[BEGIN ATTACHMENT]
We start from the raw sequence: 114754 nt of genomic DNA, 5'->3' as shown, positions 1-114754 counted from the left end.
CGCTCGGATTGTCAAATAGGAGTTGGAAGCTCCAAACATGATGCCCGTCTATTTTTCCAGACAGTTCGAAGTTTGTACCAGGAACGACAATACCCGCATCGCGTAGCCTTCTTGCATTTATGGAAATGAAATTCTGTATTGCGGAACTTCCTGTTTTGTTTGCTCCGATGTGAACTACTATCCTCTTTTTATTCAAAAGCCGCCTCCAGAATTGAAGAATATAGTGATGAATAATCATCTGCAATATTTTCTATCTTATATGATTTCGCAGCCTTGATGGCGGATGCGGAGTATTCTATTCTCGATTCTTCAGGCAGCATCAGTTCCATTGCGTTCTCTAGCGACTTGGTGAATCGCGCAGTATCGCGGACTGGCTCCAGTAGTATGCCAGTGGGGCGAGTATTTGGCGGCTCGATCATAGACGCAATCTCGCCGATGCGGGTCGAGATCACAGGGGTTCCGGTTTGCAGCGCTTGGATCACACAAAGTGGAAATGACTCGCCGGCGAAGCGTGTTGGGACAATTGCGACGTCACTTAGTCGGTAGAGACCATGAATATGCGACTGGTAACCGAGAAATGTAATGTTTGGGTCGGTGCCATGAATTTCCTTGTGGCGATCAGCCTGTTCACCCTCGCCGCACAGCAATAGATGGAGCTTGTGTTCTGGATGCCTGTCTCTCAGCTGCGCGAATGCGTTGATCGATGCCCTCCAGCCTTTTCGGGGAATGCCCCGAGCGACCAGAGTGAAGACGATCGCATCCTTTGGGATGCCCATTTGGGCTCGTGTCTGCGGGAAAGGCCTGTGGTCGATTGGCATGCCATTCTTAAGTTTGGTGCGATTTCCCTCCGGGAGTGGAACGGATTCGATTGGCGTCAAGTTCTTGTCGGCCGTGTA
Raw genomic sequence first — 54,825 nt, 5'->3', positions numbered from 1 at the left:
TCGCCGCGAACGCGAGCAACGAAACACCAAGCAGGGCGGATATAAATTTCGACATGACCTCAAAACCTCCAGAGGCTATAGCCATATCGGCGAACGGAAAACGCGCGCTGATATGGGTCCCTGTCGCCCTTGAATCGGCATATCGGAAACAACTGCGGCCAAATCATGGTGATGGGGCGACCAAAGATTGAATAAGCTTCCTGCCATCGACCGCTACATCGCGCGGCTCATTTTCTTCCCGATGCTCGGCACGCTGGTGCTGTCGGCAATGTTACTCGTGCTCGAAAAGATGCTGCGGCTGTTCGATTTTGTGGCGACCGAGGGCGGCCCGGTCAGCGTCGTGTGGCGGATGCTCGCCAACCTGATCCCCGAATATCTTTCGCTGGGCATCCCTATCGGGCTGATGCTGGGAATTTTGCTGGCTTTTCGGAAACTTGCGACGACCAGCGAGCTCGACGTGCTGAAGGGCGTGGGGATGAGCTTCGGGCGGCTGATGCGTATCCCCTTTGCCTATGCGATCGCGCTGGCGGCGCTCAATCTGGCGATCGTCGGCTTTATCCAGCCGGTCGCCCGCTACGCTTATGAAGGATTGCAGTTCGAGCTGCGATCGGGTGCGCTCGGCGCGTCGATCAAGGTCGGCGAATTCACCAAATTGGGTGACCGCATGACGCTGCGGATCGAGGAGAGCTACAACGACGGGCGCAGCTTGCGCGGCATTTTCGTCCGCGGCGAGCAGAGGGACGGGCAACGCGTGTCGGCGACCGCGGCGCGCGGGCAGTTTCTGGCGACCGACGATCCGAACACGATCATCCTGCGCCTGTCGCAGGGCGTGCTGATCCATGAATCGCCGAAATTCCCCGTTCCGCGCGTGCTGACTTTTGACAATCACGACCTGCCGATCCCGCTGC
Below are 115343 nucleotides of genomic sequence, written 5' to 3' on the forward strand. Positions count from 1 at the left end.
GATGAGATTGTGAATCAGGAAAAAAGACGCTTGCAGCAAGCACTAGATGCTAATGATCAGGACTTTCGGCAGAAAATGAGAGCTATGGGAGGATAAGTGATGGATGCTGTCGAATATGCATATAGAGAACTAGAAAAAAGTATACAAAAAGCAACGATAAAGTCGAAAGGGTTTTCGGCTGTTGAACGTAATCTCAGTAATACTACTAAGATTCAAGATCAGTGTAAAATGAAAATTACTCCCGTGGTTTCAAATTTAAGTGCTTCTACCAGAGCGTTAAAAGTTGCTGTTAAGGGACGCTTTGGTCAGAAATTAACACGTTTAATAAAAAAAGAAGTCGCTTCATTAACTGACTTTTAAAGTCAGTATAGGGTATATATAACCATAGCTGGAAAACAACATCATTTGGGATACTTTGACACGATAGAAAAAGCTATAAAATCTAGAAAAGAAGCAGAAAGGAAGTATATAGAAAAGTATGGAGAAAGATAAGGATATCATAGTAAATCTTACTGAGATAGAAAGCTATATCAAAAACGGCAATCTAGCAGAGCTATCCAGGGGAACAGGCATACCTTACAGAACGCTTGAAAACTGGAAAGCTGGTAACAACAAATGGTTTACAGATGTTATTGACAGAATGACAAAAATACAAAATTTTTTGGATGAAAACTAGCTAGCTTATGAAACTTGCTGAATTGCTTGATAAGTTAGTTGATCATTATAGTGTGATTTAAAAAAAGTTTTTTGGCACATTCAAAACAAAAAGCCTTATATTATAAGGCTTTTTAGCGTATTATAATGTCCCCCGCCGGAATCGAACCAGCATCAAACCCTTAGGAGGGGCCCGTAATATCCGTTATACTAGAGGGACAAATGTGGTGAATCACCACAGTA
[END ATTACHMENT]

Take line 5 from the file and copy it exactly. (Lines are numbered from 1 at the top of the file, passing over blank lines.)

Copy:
Below are 115343 nucleotides of genomic sequence, written 5' to 3' on the forward strand. Positions count from 1 at the left end.